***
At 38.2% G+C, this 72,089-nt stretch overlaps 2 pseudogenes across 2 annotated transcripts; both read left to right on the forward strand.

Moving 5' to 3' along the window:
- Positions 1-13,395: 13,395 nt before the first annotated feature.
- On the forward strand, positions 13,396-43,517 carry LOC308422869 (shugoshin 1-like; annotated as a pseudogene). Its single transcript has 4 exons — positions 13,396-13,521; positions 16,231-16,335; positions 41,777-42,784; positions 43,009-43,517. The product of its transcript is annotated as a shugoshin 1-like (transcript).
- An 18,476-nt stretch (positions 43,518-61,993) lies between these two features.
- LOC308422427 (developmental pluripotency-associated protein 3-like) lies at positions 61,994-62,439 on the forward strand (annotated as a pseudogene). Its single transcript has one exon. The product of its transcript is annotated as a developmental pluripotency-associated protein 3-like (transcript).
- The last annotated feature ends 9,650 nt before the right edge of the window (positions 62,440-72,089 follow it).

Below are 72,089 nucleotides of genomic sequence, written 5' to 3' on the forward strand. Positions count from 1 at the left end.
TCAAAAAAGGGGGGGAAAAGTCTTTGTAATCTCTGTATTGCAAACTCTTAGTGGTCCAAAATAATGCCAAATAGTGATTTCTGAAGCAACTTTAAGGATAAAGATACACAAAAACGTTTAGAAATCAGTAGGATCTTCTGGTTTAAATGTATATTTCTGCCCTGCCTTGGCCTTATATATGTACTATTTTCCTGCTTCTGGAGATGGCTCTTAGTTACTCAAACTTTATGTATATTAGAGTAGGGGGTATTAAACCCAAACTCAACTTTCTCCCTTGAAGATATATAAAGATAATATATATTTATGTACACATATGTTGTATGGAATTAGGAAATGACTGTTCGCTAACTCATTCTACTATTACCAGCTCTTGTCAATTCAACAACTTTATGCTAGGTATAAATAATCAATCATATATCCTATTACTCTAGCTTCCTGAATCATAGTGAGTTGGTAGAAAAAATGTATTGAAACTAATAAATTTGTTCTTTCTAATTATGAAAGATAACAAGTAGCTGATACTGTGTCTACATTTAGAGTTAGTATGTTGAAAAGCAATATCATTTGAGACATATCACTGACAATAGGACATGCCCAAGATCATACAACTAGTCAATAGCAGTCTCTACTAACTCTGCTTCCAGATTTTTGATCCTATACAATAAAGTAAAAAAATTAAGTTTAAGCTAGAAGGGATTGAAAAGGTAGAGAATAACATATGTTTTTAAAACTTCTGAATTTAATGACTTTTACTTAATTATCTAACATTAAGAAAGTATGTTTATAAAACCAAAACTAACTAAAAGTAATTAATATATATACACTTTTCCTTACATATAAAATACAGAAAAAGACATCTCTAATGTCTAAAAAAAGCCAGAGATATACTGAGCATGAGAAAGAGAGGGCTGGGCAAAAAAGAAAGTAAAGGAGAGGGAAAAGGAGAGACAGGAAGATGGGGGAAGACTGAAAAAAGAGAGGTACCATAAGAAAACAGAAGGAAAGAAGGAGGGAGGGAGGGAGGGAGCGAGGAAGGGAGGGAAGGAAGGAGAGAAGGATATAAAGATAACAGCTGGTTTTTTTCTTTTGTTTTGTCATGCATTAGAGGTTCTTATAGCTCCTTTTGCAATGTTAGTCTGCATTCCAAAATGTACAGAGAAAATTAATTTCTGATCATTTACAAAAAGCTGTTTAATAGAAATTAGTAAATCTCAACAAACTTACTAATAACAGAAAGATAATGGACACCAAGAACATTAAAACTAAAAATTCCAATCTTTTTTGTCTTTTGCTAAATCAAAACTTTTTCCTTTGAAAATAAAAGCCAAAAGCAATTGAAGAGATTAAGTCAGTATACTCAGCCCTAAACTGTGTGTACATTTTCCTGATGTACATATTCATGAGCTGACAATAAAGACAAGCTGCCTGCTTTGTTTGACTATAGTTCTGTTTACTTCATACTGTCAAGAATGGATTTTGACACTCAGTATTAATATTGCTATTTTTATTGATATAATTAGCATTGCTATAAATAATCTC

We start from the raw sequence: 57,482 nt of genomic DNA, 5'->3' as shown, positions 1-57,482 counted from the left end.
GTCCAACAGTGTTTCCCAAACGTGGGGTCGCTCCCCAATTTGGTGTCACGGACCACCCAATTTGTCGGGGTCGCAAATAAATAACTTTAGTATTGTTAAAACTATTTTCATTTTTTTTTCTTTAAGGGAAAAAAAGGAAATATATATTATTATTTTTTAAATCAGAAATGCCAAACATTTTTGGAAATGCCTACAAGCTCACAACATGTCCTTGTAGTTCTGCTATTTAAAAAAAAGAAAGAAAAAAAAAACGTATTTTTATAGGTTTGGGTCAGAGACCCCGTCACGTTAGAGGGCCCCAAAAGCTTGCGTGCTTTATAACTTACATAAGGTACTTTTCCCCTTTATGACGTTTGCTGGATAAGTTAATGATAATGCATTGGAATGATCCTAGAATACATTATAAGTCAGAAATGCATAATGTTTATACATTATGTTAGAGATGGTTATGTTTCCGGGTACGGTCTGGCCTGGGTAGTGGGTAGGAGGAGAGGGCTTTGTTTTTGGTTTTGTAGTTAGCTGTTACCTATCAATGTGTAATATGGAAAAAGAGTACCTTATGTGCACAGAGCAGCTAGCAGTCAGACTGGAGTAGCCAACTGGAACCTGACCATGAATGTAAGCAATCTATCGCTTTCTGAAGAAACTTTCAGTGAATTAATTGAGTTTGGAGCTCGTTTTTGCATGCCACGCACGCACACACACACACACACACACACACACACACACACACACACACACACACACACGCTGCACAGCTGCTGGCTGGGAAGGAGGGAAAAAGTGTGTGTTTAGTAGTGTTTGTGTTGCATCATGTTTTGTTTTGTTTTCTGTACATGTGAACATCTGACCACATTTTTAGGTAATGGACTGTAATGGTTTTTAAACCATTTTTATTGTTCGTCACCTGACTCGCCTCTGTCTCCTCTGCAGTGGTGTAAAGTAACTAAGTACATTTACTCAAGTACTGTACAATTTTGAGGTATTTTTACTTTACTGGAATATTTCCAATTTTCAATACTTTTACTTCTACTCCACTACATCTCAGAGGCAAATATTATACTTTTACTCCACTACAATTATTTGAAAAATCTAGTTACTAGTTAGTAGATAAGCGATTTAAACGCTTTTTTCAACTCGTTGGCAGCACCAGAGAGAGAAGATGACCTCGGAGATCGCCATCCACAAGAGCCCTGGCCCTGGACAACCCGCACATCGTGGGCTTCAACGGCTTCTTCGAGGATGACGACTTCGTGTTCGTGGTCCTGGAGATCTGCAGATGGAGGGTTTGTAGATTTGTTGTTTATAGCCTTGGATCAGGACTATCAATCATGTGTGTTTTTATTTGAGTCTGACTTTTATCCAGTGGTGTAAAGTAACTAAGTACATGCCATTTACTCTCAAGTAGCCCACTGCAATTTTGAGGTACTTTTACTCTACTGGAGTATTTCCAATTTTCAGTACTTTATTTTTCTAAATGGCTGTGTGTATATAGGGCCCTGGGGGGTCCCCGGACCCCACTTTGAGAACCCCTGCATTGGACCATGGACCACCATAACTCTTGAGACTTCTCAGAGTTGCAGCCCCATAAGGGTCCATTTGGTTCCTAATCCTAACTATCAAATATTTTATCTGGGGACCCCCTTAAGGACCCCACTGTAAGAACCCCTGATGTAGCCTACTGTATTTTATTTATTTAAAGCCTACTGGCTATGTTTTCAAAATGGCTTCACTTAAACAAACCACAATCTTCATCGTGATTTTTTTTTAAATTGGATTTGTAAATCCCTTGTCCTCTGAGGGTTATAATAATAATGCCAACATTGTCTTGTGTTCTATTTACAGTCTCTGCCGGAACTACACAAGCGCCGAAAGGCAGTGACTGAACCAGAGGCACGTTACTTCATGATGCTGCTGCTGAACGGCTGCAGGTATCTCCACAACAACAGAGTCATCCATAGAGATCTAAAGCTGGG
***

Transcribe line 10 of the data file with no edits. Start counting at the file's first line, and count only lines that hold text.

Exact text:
We start from the raw sequence: 57,482 nt of genomic DNA, 5'->3' as shown, positions 1-57,482 counted from the left end.